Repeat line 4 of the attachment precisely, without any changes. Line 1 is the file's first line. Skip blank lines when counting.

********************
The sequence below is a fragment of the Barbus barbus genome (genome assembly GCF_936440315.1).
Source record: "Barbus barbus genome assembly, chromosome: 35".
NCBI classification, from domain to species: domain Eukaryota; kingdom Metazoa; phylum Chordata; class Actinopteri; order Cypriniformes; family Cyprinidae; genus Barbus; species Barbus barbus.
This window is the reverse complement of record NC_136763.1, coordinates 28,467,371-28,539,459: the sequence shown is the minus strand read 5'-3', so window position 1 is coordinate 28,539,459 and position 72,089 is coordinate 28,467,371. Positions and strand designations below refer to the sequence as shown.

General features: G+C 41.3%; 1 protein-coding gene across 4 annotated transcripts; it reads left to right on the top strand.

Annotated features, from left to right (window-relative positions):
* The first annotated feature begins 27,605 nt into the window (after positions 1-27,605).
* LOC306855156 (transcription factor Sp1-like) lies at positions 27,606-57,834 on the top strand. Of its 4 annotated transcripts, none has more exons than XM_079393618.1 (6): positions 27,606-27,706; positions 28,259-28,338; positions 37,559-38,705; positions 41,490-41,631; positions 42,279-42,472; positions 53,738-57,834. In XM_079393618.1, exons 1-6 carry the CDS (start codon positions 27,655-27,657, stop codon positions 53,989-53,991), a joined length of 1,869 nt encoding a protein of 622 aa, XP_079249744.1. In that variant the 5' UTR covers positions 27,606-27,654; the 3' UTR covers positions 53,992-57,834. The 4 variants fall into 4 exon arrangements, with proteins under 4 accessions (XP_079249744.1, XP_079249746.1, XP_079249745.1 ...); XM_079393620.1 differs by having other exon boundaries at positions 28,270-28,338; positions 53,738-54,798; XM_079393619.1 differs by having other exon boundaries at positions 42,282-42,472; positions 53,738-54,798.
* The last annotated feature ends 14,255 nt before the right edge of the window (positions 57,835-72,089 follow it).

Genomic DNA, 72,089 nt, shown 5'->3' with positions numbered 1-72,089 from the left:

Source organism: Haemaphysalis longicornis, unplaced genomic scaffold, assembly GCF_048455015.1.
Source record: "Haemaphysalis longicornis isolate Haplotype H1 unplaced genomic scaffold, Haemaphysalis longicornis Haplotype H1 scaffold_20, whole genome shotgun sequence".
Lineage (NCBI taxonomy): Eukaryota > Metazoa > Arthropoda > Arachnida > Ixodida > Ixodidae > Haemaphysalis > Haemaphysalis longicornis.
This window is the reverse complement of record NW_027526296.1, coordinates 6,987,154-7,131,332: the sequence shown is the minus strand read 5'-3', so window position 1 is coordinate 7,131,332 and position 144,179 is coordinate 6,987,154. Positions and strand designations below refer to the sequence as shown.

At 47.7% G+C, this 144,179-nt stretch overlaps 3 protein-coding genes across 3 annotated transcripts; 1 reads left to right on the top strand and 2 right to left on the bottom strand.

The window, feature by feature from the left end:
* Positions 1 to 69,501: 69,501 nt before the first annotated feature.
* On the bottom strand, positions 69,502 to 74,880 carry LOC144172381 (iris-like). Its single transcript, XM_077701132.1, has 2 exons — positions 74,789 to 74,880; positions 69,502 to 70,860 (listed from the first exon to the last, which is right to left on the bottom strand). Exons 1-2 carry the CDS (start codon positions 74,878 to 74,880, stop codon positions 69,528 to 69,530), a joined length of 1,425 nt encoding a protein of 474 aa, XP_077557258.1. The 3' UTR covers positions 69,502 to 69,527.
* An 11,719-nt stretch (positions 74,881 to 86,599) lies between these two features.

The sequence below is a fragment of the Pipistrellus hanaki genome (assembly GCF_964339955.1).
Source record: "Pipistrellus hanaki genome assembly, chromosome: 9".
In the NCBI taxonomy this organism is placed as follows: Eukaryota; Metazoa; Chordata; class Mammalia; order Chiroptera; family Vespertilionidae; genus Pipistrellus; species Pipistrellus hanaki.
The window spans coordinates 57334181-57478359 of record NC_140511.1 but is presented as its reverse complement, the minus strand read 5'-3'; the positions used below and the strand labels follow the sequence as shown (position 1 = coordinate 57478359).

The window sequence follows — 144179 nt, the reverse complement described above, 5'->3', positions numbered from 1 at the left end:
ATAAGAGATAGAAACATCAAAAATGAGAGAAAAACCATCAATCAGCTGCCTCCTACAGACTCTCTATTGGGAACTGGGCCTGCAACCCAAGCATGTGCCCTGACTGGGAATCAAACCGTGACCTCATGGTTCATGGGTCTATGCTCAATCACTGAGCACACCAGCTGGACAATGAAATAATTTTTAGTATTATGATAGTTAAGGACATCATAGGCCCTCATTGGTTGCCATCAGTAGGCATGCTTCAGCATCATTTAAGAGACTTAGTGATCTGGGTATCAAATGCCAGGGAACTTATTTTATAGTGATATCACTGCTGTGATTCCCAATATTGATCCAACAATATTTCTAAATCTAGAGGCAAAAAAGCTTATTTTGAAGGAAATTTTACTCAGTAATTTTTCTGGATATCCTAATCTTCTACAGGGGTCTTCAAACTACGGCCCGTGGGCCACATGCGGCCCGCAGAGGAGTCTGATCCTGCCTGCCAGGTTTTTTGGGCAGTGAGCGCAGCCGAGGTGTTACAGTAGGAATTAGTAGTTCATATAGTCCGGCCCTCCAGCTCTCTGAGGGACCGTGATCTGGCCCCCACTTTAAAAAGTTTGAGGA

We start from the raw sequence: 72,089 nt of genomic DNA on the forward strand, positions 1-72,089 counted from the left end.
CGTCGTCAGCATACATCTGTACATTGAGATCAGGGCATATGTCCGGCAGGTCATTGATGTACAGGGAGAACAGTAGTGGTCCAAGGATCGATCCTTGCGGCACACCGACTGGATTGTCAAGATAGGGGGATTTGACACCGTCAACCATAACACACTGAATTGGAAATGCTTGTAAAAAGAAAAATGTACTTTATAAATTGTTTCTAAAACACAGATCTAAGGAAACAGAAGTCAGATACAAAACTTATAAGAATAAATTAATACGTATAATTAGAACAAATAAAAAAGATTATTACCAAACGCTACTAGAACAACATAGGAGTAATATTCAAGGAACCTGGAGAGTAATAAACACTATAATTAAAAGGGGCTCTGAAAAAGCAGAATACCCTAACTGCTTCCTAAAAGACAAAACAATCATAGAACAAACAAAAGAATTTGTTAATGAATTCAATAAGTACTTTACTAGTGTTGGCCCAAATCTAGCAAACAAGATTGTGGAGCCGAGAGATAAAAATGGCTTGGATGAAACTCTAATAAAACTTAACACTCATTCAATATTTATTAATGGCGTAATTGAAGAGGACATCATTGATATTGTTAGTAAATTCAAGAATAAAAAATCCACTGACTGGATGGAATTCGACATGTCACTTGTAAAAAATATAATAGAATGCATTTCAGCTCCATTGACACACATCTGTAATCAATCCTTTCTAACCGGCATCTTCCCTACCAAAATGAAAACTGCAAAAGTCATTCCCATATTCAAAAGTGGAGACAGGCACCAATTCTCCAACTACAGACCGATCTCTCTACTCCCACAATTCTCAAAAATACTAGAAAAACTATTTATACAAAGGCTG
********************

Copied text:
This window is the reverse complement of record NC_136763.1, coordinates 28,467,371-28,539,459: the sequence shown is the minus strand read 5'-3', so window position 1 is coordinate 28,539,459 and position 72,089 is coordinate 28,467,371. Positions and strand designations below refer to the sequence as shown.